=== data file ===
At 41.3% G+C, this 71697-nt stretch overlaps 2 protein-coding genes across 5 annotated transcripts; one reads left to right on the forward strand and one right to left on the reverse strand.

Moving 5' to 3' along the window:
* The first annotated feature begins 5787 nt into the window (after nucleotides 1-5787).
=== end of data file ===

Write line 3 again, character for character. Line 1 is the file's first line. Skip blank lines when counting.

* The first annotated feature begins 5787 nt into the window (after nucleotides 1-5787).